Speaking to the Guardian, Gauthier said: “I practically could not walk any more without falling frequently, several times a day.
“In some situations, such as entering a lift, I’d trample on the spot, as though I was frozen there, you might say.”
According to the NHS, Parkinson’s disease ‘is a condition in which parts of the brain become progressively damaged over many years’.
Some of the main symptoms include involuntary shaking of particular parts of the body, slow movement, plus stiff and inflexible muscles.
The disease can also bring on many physical and psychological symptoms, including depression and anxiety, balance problems, and loss of smell.
Gauthier’s condition is at an advanced stage after 20 years, to the point where his legs would freeze up and cause him to fall multiple times a day.
But thanks to this new implant, he suffers with no such symptoms anymore.
The implant doing the remarkable work is known as a neuroprosthetic device, essentially giving electrical stimulation to the spinal cord.
And in turn, medical professionals hope that this will activate dysfunctional neural circuits which affects how an individual walks.
For Gauthier, researchers went away from tradition and inserted the implant into his back – to a region known as the lumbosacral spinal cord.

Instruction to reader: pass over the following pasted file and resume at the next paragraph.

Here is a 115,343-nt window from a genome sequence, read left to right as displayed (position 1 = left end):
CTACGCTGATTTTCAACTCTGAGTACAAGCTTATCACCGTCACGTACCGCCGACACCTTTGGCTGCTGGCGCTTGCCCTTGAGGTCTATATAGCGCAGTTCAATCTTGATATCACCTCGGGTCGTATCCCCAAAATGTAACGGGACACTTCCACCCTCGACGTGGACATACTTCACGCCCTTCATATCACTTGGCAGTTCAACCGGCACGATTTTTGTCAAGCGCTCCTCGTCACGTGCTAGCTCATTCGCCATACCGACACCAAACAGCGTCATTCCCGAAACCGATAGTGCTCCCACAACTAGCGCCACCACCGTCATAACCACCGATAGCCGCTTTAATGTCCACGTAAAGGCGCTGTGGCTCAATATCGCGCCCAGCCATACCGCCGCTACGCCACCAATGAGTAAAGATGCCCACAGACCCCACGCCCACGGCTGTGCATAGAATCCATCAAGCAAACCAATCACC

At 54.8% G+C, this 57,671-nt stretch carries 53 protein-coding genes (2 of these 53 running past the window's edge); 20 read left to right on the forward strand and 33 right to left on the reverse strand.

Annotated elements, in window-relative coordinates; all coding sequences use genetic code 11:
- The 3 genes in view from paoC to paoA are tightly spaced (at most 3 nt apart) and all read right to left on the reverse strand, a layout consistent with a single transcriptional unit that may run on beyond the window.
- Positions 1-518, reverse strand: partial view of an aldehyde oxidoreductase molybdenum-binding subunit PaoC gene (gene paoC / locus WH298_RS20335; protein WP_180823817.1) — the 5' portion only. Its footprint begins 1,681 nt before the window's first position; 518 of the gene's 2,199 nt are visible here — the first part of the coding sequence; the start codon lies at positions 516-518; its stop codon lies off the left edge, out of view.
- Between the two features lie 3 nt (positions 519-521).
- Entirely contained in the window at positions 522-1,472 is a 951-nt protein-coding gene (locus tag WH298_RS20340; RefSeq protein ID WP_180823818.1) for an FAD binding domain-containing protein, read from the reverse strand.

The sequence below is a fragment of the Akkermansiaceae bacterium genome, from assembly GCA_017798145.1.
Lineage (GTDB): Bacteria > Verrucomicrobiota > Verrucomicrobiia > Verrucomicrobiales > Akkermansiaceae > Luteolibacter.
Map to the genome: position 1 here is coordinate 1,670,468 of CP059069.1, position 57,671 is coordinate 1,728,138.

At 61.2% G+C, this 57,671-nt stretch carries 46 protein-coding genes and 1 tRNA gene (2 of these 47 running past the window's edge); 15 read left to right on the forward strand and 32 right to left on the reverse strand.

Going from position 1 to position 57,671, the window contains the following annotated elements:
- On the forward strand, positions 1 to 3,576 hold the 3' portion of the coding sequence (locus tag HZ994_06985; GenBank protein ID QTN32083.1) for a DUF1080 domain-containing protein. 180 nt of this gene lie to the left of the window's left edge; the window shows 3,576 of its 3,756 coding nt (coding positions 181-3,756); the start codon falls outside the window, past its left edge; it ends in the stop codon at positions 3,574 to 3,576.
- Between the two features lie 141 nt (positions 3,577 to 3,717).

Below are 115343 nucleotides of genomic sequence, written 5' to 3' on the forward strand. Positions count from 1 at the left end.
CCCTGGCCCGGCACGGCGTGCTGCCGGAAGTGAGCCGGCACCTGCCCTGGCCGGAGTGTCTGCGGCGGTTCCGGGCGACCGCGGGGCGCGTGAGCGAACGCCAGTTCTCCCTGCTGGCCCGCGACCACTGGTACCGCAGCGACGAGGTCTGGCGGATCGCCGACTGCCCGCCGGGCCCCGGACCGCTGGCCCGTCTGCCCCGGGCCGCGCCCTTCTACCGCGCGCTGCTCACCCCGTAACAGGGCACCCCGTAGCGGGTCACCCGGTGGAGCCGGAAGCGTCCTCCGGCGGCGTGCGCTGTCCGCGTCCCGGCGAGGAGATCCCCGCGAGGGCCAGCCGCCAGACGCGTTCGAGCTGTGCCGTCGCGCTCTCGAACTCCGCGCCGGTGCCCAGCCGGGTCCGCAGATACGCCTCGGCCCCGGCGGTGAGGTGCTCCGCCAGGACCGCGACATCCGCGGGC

After being tailored to how Gauthier walks, the implant can be switched on to deliver electrical stimulation to his spine.
This is done through movement sensors placed on Gauthier’s legs which can determine when he’s walking.
“Right now, I’m not even afraid of the stairs any more. Every Sunday I go to the lake, and I walk around 6 kilometres [3.7 miles]. It’s incredible.” he said.
Jocelyne Bloch, neurosurgeon and professor at the CHUV Lausanne University hospital, and one of those who worked on the project, added: “It is impressive to see how by electrically stimulating the spinal cord in a targeted manner, in the same way as we have done with paraplegic patients, we can correct walking disorders caused by Parkinson’s disease.”
However, the implant is still in it’s early stages – with a clinical trial being needed to see if the benefits can be successfully replicated in other patients.
According to Prof Grégoire Courtine, it will be ‘at least five years of development and testing’.